Constructive dismissal is where your employer has committed a serious breach of contract, entitling you to resign in response to their conduct such as:
- Work-related stress;
- Bullying, victimisation or harassment;
- Refusing to make reasonable adjustments;
- Working in breach of health and safety laws; and/or
- Forcing you to accept unreasonable changes to your contract.
Differences between Constructive and Unfair Dismissal
A dismissal is when your employer ends your employment, with or without notice, either by not renewing your contract, or through their conduct. Constructive dismissal is when you have been forced to resign with immediate effect as a result of a serious breach of contract by your employer.
To claim constructive dismissal you need to be able to prove that your employer made a serious breach of your contract. As a result of which you resigned with immediate effect.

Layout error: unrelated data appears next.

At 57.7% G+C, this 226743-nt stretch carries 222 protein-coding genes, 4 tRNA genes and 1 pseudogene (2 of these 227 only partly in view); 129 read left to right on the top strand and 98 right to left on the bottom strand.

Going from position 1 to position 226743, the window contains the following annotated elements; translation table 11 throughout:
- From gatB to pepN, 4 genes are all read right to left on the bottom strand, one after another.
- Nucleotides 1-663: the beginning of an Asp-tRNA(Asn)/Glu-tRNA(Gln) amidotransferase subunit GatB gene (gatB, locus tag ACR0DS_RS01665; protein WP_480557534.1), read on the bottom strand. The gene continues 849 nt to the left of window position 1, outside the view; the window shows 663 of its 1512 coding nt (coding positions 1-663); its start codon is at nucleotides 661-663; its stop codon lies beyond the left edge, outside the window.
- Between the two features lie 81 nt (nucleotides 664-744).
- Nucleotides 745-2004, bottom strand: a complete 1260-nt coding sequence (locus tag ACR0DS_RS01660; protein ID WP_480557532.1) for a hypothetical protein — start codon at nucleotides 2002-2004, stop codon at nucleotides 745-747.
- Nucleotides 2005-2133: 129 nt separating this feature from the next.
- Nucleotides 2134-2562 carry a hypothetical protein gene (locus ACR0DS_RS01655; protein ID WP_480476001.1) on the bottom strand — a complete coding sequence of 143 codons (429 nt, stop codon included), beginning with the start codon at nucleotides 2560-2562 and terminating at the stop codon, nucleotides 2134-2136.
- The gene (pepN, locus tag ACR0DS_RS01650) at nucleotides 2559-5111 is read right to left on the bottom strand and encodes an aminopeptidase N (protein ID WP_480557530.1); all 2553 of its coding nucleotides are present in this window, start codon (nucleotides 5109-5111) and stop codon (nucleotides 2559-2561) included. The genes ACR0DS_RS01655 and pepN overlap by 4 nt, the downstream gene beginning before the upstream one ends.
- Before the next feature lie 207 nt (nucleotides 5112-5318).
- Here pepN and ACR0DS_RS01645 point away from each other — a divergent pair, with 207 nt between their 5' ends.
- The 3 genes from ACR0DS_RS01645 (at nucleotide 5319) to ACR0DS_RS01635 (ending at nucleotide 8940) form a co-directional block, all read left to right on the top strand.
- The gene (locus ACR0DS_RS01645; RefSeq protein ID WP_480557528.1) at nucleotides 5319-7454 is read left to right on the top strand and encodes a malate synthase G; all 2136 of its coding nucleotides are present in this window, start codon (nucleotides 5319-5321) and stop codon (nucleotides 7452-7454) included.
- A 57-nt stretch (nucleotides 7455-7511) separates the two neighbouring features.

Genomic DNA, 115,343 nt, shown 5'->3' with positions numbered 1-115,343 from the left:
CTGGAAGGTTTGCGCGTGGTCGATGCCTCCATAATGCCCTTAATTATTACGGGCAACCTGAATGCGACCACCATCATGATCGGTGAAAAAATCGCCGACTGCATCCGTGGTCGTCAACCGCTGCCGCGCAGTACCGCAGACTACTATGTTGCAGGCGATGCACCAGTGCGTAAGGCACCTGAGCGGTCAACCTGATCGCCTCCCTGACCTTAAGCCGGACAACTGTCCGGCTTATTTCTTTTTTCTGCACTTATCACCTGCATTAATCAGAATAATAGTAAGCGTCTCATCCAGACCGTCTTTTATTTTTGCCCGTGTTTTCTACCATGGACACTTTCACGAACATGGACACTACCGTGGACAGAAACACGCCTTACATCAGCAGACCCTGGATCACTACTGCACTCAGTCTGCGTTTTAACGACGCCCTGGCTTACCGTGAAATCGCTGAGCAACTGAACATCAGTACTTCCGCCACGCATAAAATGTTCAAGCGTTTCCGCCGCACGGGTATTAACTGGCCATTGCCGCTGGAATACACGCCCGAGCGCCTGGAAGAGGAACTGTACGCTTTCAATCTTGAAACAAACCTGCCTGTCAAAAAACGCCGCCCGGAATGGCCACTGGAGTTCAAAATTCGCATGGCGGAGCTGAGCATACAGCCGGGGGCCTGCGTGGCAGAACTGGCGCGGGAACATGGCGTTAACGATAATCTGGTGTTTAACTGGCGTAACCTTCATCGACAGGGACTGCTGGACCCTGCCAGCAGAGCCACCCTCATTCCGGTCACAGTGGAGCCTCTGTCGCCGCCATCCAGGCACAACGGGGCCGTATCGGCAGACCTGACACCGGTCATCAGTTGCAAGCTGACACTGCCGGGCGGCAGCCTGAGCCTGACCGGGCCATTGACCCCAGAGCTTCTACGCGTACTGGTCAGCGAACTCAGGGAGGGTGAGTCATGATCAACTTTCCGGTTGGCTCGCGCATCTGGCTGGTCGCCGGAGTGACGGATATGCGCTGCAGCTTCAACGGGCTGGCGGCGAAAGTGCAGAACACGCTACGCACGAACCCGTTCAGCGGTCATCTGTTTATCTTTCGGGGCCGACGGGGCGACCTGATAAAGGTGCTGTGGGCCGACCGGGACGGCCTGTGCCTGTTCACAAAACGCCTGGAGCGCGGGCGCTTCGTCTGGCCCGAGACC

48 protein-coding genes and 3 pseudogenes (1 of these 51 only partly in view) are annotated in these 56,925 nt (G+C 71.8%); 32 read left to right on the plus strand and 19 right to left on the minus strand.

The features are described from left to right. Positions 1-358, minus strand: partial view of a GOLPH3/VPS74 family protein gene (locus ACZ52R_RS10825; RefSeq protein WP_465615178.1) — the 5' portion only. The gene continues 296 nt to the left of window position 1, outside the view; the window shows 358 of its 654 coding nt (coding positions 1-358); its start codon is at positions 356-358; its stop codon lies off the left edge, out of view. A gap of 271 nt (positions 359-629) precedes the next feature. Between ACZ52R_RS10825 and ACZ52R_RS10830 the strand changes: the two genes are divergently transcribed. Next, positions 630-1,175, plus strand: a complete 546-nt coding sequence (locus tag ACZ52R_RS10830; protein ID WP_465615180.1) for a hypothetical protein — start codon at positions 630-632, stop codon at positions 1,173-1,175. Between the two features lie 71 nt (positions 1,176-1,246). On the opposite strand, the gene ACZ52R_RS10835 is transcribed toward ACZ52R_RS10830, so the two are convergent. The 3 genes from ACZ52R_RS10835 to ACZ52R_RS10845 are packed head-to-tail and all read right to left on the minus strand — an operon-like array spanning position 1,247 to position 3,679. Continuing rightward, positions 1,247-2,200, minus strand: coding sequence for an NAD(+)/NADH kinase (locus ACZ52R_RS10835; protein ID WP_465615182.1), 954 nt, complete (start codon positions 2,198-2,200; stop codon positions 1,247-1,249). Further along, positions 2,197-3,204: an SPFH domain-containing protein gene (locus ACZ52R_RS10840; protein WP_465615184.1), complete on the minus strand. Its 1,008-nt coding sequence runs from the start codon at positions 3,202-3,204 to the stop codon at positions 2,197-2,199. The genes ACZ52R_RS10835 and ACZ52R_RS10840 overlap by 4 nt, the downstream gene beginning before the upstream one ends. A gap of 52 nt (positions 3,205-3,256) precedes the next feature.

If you started before 6 April 2012, then you need to have been employed by your employer for only one year before you can claim unfair dismissal. Not all dismissals are unfair. However, your employer has to prove to the Employment Tribunal that your dismissal was fair and within reason.
Contact one of our employment solicitors today to assess whether you have grounds for constructive dismissal.
If you would like further information please contact us on 0121 562 1704 or click the link below to contact us.
Seema is a London Employment Lawyer with over 10 years’ experience. She trained at a niche London firm and has worked for well established regional...
Katharine Ryder Richardson
Katharine qualified as an employment lawyer in 2009 with a top London law firm, specialising in corporate and commercial clients.